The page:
To be sure, fraud has happened in some elections. In 2018, the vote was thrown out in North Carolina’s 9th District because of a Republican consultant’s apparent fraud in collecting, or “harvesting,” absentee ballots. But fraud is rare, and the difficulty of carrying it out on a national scale should become obvious when considering that elections are run differently in every state — and in some cases in counties within states. And it probably needs to be said: Making voting easier rather than harder is not fraud.

Candidates don’t have to roll over and take it if shenanigans happen, but there also should be a recognition that elections are run largely by part-time poll workers who are going to make mistakes, especially if they’re trying to operate using new rules put in place to protect voters and poll workers from a deadly virus. Those mistakes could easily become grounds for postelection lawsuits, but anecdotes do not equal widespread fraud.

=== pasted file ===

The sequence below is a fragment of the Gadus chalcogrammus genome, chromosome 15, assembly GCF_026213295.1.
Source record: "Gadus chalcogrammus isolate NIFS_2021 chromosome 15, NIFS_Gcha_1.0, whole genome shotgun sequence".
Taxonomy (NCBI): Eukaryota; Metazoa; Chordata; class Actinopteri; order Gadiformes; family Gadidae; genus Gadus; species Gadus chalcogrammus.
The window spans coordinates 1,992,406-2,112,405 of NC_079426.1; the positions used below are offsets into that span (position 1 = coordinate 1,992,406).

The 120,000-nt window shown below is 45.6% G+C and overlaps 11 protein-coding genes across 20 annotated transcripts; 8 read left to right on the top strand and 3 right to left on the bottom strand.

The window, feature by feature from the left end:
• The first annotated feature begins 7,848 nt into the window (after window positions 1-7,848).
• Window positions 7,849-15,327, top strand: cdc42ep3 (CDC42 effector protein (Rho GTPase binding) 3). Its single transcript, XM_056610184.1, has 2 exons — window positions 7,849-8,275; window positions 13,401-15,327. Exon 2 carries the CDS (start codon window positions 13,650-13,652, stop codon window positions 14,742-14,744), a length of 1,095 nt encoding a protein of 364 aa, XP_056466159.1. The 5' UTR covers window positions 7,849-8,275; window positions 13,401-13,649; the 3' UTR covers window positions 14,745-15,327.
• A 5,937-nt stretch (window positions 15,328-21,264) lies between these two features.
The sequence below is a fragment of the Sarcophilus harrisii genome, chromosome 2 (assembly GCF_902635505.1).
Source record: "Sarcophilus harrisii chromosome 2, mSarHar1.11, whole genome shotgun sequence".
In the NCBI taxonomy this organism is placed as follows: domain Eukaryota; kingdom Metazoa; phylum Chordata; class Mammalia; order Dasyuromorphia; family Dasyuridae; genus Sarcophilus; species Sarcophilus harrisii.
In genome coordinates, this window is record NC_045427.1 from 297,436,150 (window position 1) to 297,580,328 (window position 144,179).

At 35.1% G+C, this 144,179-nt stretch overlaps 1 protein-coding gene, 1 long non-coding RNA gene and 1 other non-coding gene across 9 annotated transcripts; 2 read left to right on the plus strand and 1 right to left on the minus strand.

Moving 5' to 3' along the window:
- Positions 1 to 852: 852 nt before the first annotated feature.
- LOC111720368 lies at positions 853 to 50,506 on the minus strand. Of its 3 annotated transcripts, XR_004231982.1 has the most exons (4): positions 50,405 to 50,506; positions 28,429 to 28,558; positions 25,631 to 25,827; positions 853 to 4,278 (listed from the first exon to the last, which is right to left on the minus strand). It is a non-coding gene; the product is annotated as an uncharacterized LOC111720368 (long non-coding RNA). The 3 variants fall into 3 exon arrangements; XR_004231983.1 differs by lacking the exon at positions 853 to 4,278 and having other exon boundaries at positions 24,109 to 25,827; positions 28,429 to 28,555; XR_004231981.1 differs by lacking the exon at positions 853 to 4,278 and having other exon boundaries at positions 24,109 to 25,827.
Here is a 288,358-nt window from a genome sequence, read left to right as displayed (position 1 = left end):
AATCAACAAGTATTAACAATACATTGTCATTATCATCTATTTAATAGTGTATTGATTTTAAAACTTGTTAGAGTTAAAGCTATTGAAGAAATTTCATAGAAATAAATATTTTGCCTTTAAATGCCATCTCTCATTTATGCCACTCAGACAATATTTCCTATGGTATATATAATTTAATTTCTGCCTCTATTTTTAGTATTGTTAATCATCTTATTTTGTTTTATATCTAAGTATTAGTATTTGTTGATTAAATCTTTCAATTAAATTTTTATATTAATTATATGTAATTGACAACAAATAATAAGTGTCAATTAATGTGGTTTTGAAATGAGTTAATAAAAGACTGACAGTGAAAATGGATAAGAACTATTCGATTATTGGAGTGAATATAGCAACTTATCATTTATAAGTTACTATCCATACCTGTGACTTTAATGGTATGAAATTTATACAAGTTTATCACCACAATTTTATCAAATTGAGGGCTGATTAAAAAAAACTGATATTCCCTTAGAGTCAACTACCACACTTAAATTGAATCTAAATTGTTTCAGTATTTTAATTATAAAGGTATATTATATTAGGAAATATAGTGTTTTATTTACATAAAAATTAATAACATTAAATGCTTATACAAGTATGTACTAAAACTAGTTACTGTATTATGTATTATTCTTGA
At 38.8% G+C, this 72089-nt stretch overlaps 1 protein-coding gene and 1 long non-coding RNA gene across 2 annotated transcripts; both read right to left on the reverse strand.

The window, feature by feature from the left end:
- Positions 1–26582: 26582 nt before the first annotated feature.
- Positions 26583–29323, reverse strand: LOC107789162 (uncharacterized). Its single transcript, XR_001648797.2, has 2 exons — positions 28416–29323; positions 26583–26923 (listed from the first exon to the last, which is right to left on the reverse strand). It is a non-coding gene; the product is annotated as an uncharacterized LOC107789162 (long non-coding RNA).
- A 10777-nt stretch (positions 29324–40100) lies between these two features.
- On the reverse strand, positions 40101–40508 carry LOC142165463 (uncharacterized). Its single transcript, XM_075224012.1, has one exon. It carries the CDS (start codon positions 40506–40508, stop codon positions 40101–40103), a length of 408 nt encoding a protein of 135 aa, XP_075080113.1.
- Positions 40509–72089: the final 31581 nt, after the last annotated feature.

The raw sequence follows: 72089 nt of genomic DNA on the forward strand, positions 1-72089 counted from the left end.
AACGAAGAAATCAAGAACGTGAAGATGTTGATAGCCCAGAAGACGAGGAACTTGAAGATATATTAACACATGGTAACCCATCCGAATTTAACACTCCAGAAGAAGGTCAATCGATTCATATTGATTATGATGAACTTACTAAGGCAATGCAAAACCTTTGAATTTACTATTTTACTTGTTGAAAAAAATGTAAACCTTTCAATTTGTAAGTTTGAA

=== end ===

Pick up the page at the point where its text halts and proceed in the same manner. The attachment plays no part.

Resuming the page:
And given how people who want to harm Americans might be waiting to capitalize, it would be great if leaders were as committed to preventing that harm as they are to winning their races.